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See the city through a ‘bundle of shimmering tubes’ near the Flatiron Building

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The winner of this year’s design competition, Flatiron Reflections, opens November 20th

Via Future Expansion

Flatiron is about to get just a little bit artier—and shinier—with a new seasonal installation, titled, appropriately Flatiron Reflection, by the Brooklyn-based design firm Future Expansion.

The winner of the fourth annual Flatiron Public Plaza Holiday Design Competition, organized by the Flatiron/23rd Street Partnership Business Improvement District and Van Alen Institute, Flatiron Reflection is designed to encourage “new experiences of the city, new modes of dwelling in the plaza, and new views of its context.” In more practical terms:

A bundle of shimmering tubes creates a fragmented column at the scale of the public plaza. The fluted perimeter offers niches that can be occupied, while a panoramic central space opens out like a stage into the plaza. The conical interior form cuts out the visual noise of the city to isolate the image of the Flatiron Building and its neighbors on the skyline.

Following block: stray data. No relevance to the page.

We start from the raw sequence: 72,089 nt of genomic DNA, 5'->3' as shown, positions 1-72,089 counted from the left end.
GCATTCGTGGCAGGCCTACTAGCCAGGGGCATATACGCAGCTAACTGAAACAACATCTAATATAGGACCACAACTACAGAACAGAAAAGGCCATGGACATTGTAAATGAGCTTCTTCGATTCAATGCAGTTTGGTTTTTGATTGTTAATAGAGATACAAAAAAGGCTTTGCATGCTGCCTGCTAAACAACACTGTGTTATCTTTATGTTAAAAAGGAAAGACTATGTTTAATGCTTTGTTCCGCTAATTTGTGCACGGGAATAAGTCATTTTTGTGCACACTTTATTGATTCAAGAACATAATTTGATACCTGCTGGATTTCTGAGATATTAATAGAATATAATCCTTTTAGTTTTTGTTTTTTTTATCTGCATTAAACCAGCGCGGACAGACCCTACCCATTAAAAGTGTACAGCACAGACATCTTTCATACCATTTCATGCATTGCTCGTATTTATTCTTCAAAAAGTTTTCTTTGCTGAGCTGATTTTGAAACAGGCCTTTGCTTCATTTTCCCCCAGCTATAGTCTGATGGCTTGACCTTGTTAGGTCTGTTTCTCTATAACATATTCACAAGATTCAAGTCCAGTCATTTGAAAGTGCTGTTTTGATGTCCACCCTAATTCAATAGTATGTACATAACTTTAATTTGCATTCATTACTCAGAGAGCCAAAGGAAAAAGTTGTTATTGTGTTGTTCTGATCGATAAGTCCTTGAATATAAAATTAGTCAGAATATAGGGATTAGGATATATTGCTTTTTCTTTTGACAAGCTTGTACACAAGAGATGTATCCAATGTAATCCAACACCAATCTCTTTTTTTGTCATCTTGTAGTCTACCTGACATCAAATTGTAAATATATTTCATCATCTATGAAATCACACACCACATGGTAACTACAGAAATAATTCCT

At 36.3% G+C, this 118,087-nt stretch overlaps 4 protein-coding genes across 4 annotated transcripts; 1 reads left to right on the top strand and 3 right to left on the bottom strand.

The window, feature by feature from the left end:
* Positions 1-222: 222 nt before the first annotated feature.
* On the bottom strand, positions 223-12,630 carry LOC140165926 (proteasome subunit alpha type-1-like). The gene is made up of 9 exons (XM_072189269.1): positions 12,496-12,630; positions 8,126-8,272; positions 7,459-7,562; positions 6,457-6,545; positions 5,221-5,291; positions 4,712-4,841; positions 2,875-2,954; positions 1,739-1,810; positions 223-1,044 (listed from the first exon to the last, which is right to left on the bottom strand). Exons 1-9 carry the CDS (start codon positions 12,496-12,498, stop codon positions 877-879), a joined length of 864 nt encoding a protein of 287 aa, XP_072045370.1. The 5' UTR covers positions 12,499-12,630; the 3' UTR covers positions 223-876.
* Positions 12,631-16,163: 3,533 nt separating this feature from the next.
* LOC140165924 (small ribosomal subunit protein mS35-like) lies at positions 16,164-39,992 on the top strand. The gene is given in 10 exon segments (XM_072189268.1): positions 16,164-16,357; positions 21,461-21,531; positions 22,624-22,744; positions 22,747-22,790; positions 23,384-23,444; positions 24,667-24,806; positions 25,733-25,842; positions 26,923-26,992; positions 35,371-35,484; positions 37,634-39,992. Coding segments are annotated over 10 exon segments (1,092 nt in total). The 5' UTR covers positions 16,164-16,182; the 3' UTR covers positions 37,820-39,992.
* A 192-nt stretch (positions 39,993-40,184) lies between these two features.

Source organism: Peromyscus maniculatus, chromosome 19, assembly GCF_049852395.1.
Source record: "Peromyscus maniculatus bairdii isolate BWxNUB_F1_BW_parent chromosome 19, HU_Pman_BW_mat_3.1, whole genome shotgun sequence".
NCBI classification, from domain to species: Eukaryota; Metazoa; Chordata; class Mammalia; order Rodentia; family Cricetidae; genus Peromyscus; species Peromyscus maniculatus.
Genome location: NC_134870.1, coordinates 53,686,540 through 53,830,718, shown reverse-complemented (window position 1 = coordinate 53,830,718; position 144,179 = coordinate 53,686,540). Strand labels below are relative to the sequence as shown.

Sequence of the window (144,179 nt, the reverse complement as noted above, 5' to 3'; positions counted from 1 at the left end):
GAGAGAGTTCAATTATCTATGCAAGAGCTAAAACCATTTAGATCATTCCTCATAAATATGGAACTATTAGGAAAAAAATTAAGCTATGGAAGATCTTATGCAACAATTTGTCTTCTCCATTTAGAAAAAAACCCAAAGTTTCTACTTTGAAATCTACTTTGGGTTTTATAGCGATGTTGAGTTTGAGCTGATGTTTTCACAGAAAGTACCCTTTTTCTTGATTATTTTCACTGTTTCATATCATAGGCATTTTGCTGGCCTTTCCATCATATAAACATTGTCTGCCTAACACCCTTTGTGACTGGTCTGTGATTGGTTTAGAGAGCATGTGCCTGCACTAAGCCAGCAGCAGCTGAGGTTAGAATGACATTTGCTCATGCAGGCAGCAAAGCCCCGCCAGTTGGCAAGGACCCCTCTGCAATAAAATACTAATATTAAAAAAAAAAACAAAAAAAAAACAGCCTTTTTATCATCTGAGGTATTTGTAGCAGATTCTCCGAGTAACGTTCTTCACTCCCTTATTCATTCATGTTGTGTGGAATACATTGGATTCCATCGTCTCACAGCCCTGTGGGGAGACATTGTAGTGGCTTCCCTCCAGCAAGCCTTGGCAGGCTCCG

The wavy effect of the tubes “create soft reflections that become clearer as you approach,” the release continues, as “indistinguishable shapes sharpen into hazy impressions of familiar landmarks.”

Like last year’s winner, a series of white arches and hammocks by LOT called Flatiron Sky-Line, Flatiron Reflection offers viewers a mix of social and more personal experiences. “The installation is designed for three scales of experience,” Future Expansion principals Deirdre and Nicholas McDermott explained in a statement. “[T]he deeply creased exterior makes spaces for individuals; the interior room offers an intimate panorama for small groups; and the north-facing wedge presents a platform toward the plaza.”

An anchor of the Flatiron Partnership’s holiday programming, the installation opens November 20 on the North Flatiron Public Plaza at the intersection of Broadway, Fifth Avenue, and 23rd Street. The piece will be open to the public daily through January 1, 2018.

In the meantime, it’s fun to consider the installations that could have been: ten architecture firms were invited to participate in the closed-call competition, including BAS, whose Flatiron Moon took the runner-up slot. Other intriguing possibilities: Winter Bloom, billed as a “series of motion-sensitive seats that circle in place around a central sculpture” designed by Hive Public Space; Snomaxions!, a “family of four abstract, colorful figures” intended to “anthropomorphize the iconic abstract forms of snowflakes,” by FIRM; and Blur, by The Principles, a political statement that would have used three polycarbonate cell walls to “shelter locals, transplants, and tourists under a single kaleidoscopic canopy.”